Harvey Park Grille has closed. Is its demise a symbol of discomfort about larger neighborhood changes?

Some say it was too cool to keep going, others say it was a wrong fit.
7 min. read
A look inside Harvey Park Grille, which is closed. June 16, 2024.
Kevin J. Beaty/Denverite

Josh Epps was gutted when he realized he'd have to shutter his Harvey Park Grille, just four months after he opened it on Sheridan Boulevard.

It wasn't just that the veteran restauranteur, owner of two Jelly Cafe brunch joints, now had to reckon with failure. It was close to home — in his own neighborhood.

He canvassed his community to try to give them something he thought they wanted, or needed. But the hip vibes and menu never brought the busy rushes he was used to in Capitol Hill.

"We put everything we had into it financially, and also emotionally. And to watch something just sink like that is heartbreaking," he told Denverite in disbelief. "I never dreamed that it was going to fail. And now I have to drive by it and answer when I bump into all of my neighbors."

News of the closure set off long discussions on the local Facebook page, as people both lamented and jeered at its short life. Some blamed the menu, or the small service fee he tacked onto bills to pay his kitchen staff. Others were disappointed.

"Well that sucks. Back to having to leave our neighborhood for decent food," someone wrote.

Harvey Park Grille, on Sheridan Boulevard, is closed. June 16, 2024.
Kevin J. Beaty/Denverite

Harvey Park Grille's demise may be a symbol of discomfort about larger changes in this side of town.

Epps took over a building that once housed Rosemary Cafe. The diner, opened by the original Breakfast King owners in the 1970s, still felt like that decade inside when it closed in 2022.

Rosemary's clientele skewed older and "blue collar," Epp said, like the neighborhoods around it. But he knew he'd have to cater to two distinct audiences as he revamped the space.

Nearby demographics have shifted in recent years, as millennials have moved in and as developers have flipped houses at breakneck speed to accommodate them.

The restaurant was never as busy as Epps had expected, but he did see both of those groups filter through his dining room.

"We had a lot of Rosemary's clients during the day, and what we saw was the newer generation of Harvey Park coming out in the evenings," he said. "That was kind of built into our concept, that we would be an all-inclusive neighborhood place. And I don't know if our decor was too much for one group."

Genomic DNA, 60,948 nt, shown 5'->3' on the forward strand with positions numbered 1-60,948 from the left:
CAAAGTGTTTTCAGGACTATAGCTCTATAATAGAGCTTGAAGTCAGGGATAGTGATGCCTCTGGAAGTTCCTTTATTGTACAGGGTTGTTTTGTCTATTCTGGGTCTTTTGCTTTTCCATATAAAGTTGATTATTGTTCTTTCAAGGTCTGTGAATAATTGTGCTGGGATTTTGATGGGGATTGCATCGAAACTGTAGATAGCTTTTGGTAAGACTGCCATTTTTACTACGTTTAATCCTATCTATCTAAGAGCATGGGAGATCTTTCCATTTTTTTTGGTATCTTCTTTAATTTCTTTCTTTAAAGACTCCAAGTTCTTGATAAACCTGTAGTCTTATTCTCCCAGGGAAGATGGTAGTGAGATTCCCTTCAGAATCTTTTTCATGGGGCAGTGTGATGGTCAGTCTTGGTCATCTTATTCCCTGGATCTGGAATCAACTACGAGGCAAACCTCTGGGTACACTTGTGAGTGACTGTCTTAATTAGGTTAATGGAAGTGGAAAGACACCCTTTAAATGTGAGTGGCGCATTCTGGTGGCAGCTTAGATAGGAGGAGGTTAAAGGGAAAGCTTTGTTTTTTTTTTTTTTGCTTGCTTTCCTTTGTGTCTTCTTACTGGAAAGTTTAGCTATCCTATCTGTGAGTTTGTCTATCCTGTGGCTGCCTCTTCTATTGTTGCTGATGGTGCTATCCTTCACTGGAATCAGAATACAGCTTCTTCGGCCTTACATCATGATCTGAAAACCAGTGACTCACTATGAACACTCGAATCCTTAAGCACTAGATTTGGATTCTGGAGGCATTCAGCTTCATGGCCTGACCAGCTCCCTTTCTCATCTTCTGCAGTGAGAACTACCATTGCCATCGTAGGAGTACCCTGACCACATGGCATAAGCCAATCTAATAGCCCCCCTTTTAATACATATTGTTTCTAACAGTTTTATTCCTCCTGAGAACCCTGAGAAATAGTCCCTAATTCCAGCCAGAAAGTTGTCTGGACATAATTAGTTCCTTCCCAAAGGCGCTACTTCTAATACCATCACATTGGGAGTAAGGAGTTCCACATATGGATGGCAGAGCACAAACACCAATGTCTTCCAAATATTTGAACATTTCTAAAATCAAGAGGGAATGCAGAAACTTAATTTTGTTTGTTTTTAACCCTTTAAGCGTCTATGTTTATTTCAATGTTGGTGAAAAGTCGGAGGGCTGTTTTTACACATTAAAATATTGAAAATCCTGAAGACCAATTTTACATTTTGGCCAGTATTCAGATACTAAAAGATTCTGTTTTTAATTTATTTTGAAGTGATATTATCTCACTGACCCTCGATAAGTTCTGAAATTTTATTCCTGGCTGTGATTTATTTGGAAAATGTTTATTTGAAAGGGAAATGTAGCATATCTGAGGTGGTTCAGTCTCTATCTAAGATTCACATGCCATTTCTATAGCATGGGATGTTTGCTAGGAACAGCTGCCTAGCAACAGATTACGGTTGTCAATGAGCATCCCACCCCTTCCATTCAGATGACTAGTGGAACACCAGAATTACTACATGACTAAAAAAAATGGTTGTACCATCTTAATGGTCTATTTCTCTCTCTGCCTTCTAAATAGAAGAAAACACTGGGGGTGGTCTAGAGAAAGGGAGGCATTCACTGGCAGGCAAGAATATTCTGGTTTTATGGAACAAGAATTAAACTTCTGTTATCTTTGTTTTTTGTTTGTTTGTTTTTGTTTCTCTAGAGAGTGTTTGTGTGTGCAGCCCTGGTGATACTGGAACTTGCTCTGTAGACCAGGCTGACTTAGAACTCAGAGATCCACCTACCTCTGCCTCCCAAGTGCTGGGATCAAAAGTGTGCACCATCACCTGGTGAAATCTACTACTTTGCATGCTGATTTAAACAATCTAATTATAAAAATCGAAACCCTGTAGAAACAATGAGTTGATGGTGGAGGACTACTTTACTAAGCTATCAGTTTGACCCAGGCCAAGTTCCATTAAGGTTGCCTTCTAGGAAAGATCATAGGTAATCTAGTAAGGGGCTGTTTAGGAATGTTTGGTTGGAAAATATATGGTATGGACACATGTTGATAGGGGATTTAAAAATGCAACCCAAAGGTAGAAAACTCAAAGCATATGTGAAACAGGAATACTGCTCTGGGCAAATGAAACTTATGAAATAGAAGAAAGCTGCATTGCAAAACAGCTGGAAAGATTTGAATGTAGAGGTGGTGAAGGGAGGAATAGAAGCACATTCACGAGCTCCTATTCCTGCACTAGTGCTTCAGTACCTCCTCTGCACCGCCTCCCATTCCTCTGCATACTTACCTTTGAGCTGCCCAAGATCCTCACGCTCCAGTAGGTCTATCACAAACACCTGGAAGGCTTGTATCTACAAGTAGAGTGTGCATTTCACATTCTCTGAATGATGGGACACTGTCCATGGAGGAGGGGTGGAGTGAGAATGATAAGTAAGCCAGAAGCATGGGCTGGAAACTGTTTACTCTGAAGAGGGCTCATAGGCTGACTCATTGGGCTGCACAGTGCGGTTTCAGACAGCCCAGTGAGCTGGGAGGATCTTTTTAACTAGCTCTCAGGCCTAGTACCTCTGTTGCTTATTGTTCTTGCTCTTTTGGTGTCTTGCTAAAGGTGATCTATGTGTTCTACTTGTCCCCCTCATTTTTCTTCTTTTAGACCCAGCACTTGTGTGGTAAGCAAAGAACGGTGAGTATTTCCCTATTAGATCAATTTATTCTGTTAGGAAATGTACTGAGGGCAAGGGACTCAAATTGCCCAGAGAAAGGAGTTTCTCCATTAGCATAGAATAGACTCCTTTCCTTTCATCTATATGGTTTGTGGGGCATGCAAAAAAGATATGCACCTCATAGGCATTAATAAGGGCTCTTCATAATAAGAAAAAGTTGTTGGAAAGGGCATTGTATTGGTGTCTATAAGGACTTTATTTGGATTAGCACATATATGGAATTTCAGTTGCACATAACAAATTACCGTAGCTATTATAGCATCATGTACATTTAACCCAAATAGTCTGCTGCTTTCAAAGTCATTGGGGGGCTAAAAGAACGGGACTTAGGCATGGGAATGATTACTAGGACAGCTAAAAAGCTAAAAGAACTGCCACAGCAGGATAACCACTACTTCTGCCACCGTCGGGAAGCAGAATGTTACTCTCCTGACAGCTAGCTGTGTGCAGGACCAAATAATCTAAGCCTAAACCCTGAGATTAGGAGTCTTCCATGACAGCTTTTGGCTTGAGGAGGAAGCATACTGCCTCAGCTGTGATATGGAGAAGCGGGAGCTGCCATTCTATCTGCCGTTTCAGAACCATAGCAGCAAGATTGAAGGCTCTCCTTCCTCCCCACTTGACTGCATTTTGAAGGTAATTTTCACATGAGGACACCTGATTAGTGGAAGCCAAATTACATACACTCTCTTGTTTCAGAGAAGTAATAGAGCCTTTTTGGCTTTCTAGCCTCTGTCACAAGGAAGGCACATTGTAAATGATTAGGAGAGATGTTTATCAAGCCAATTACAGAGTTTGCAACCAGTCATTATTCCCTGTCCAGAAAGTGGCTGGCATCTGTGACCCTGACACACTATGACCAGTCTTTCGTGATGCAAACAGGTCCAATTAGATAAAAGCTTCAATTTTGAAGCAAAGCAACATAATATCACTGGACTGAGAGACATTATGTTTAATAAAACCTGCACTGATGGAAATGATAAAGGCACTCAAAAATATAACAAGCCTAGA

That may have been the case for Jeanette Garcia-Grenoble, who's spent most of her life on Denver's west side.

"He probably should have had a better idea of what the neighborhood is ... it's middle class at best," she told Denverite, speaking of Epps. "I'm not sure that type of restaurant is needed over there."

Harvey Park Grille, on Sheridan Boulevard, is closed. June 16, 2024.
Kevin J. Beaty/Denverite

The atmosphere didn't sit quite right with Garcia-Grenoble. But it was the prices that really turned her off.

Epps said he was "super conscious" about that potential rift, and lowered prices beyond what he could realistically afford to get ahead of that issue. That became one nail in this coffin.

But Maggie Doyle, a Harvey Park resident who loved the Grille, was one of a group of people on Facebook who said change-resistant neighbors killed Epps' venture.

Before its closure, she said she watched comment sections fill with snarky comments about its menu and presentation. She blames them for not embracing a fresh option on a corridor littered with vacancies and run-down infrastructure.

"We can't have nice things because of the haters," she said. "I'm so depressed. I just cant even."

Alan Baker, who's also active in the group, said the same.

"I think there's a lot of people with a certain mentality that are kind of holding this neighborhood back, because they want to see what used to exist here come back," he told us. "Unfortunately, times have changed."

Whether or not everyone's on board, changes are coming to Denver's southwest corridors.

The clearest view of that change is one arterial over to the east, on Federal Boulevard.